Tuesday, 19 March, 2019

Sunday Video: Detroit Future City


Detroit Future City: Design for Rapid Change by the UW College of Built Environments on Livestream.

A lively panel discussion on how Detroit transforms and innovates from the grassroots.

About the Same Concerns


Picture 4


This happened a looooong time ago, but it’s a story I keep rattling around in my head, especially on these post-Ferguson nights.

“Hold on one sec,” he said. Tall African-American man, I’d say thirty, six feet something with a baseball hat (curved bill tonight, not flat) and a wardrobe fitted for a mythical man three times his size: black hoodie halfway zipped, glistening basketball shoes with the wide flat laces, and stone-washed black jeans, the expensive kind, with white accent threads and fabric piled around the sagging bottoms, folds of cloth accumulating around his shoes like Michelangelo’s Pietà, or Alexandros of Antioch’s Venus de Milo.

“Aw, sure,” I said. We were driving something down Third Avenue, either a 3/4 or a 1/14.
“I know I got it.”
“Oh, it’s cool.”
He kept fumbling around, searching for his transfer.

What would a fellow of his look be up to on a night like this? Ten PM on a weeknight. Sometimes it’s polite to not ask. I don’t ask specifics of the guys I know are dealers, for example. We talk about things like weather. I really ought not to assume though–haven’t seen this fellow before–so I decided to venture.

“How’s your night goin’?”
“Iss been good. I just dropped off my son. We went and checked out the ferris wheel.”
“Oh, cool! Did he have a good time, your son?”
“Yeah, somebody said it was only three times they go around but we got a good three, four times. It was dope.”
“Perfect. And it’s a nice clear night, good for that,”
“Awesome. I haven’t been on it.”
“It’s good, yeah.”
“What time they stop runnin’ that thing?”
“I think it closes at ten… man, I know I had one. Truly.” He was still searching his pockets.

“It’s all cool. D’you need another one for later tonight?”
Heartfelt: “truly.”
“Here’s the goods.”
“Thank you man, I appreciate it.”
“Dude, thanks for lookin’ for it! I appreciate you!”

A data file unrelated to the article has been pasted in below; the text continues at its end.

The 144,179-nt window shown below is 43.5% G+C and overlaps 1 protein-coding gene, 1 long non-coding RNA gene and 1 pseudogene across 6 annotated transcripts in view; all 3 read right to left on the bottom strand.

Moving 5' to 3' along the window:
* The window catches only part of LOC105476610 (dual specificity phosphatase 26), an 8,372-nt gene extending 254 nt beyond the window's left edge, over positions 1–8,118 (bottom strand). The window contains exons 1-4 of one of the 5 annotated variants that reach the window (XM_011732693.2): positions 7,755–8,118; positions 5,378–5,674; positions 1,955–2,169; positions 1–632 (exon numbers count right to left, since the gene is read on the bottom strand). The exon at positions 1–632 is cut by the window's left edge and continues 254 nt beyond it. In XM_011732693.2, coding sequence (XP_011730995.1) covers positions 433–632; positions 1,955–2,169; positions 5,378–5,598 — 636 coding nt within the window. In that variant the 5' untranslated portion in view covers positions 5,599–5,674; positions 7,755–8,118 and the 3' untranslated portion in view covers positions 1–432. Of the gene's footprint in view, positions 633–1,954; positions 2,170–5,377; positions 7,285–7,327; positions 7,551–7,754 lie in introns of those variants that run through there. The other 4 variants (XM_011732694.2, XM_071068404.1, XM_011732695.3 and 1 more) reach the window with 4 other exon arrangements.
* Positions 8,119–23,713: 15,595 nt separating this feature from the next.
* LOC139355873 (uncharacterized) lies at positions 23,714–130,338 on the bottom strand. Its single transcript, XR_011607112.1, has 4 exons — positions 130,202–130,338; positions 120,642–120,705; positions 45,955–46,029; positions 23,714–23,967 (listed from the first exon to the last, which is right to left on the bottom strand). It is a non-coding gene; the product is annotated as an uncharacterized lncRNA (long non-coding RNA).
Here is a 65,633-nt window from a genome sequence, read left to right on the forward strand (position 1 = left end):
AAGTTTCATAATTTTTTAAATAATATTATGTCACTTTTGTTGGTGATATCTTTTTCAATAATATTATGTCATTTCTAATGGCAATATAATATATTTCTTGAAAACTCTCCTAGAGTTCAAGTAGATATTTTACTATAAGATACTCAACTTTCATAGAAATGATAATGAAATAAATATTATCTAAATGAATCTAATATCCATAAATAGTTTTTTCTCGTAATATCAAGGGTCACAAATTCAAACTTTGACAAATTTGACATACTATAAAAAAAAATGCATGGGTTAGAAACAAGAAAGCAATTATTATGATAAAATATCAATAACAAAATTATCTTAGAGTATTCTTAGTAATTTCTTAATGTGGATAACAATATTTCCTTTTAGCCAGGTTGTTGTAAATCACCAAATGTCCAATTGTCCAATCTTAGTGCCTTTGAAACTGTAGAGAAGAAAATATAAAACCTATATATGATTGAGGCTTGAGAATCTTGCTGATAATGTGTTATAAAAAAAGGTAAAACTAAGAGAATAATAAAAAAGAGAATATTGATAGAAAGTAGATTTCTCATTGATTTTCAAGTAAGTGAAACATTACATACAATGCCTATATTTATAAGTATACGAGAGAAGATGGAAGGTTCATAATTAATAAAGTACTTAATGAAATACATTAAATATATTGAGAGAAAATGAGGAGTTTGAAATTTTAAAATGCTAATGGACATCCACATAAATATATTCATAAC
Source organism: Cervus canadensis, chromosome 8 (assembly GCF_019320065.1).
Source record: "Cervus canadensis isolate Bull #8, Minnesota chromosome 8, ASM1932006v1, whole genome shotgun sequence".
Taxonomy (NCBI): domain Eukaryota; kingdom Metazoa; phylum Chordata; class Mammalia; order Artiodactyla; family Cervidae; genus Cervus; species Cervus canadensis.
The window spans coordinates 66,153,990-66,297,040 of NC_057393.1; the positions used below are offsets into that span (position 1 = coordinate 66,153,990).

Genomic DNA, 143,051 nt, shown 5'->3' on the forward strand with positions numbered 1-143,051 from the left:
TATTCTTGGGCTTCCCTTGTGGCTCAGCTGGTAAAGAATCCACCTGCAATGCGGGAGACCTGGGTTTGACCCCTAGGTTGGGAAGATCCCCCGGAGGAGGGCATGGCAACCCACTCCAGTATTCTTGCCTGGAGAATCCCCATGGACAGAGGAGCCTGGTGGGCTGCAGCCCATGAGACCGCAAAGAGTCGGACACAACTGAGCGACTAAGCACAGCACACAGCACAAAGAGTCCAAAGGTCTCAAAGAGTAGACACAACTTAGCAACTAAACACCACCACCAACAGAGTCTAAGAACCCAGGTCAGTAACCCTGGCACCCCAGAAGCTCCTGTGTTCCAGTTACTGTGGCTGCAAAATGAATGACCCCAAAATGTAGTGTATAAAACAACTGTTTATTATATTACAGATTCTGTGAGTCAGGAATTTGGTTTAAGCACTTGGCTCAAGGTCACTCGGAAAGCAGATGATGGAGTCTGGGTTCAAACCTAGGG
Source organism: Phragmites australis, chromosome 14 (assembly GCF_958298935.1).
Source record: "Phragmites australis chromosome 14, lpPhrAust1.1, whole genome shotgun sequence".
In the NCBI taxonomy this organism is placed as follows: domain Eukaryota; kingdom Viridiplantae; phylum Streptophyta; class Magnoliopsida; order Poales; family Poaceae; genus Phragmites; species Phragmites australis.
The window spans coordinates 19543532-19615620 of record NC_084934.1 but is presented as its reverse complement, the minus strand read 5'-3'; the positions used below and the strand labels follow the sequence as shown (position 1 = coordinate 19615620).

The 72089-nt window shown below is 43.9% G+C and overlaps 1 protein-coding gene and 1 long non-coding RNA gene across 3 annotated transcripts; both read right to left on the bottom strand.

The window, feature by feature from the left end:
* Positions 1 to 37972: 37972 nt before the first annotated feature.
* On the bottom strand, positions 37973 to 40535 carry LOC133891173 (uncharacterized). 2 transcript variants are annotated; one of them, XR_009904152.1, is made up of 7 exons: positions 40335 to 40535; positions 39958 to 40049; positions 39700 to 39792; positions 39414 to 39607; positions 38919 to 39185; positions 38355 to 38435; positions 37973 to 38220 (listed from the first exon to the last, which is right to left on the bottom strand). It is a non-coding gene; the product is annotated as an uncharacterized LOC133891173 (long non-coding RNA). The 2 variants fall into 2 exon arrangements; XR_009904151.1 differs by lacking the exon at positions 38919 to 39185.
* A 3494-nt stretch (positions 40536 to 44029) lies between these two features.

“Man, I had it.”
“It’s all good. I trust you.”

Sometimes people just pretend to look for transfers. He really did have one. Finally he showed it to me, excited to prove his honesty. “See?”
“You’re awesome! Thank you!”
“Yeah, I just met a new lady,” I continued. His eyebrows went up in a half-smile as I went on–“so I been thinkin’ about places to take her. That sounds like a good one.”
“Definitely. I been lookin’ for stuff to do too.”
“Oh, nice!”
“Yeah, my lady, she thinkin’ about other things, but I’m gonna bring it back. Gonna get it this time.”
“Bring back some a that old magic.”
His eyes twinkled in the darkness. “Yeah.”
“That’s beautiful thing,” I said. The effort.

His concerns were about the same as mine. I shouldn’t have been surprised.

University District grid is partially restored by Sound Transit today

NE 43rd St looking toward the construction site.
NE 43rd St looking toward the construction site.

Sound Transit - 43rd and BrooklynConstruction on the University District Station has been well underway since December 2013. As part of site preparation and equipment storage to construct the station box, Sound Transit’s contractors have had to repeatedly change pathways for pedestrians and cyclists while closing streets to motorists. One key closure has been at the intersection of NE 43rd St and Brooklyn Ave NE. While a portion has reopened today, the full block of Brooklyn Ave NE between NE 45th St and NE 43rd St, and small portion on NE 43rd St east of the intersection, are planned to remain closed for the duration of station construction.

Contractors have focused much of their work on drilling down pilings, excavation toward the south portion of the station box, and constructing a new bridging system. The latter of which will make many residents, students, and visitors to the area happy. This new bridge is at-grade to the surrounding streets, but is intended to allow traffic movement above the station box while work continues below. The bridge extends along NE 43rd St from the alleyway west of Brooklyn Ave NE to the west edge of Brooklyn Ave NE. This will help reconnect part of the grid by creating a one-way traffic system northbound on Brooklyn Ave NE to University Way NE (The Ave) via NE 43rd St.

For drivers and bicyclist alike, this will be a welcome change because it provides better options for moving around the area. Pedestrians will also get some measure of benefit out of the reconfiguration with wider sidewalks, new crosswalks and handrails, and a permanent pathway. The contractors have place ample striping, signage, and other improvements along the stretch of reopened street.

Photos of the streets nearly complete earlier this week are below.

The Madison BRT Public Survey


The folks at the Seattle Depart of Transportation released an online public survey yesterday to gain public input on the Madison BRT project which will connect the Downtown Seattle Waterfront with First Hill and Madison Valley. (We previously covered this project back in November.) This survey primarily concerns the potential terminal locations, in Downtown Seattle and in the Madison Valley as well as the potential routes to get there.

Start Survey

Downtown Seattle Segment

Madison BRT potential Downtown Routing I would like to advocate for the Madison St/Spring St couplet (in red on the map) because it:

  1. Continues the connection to the Washington State Ferries Colman Dock;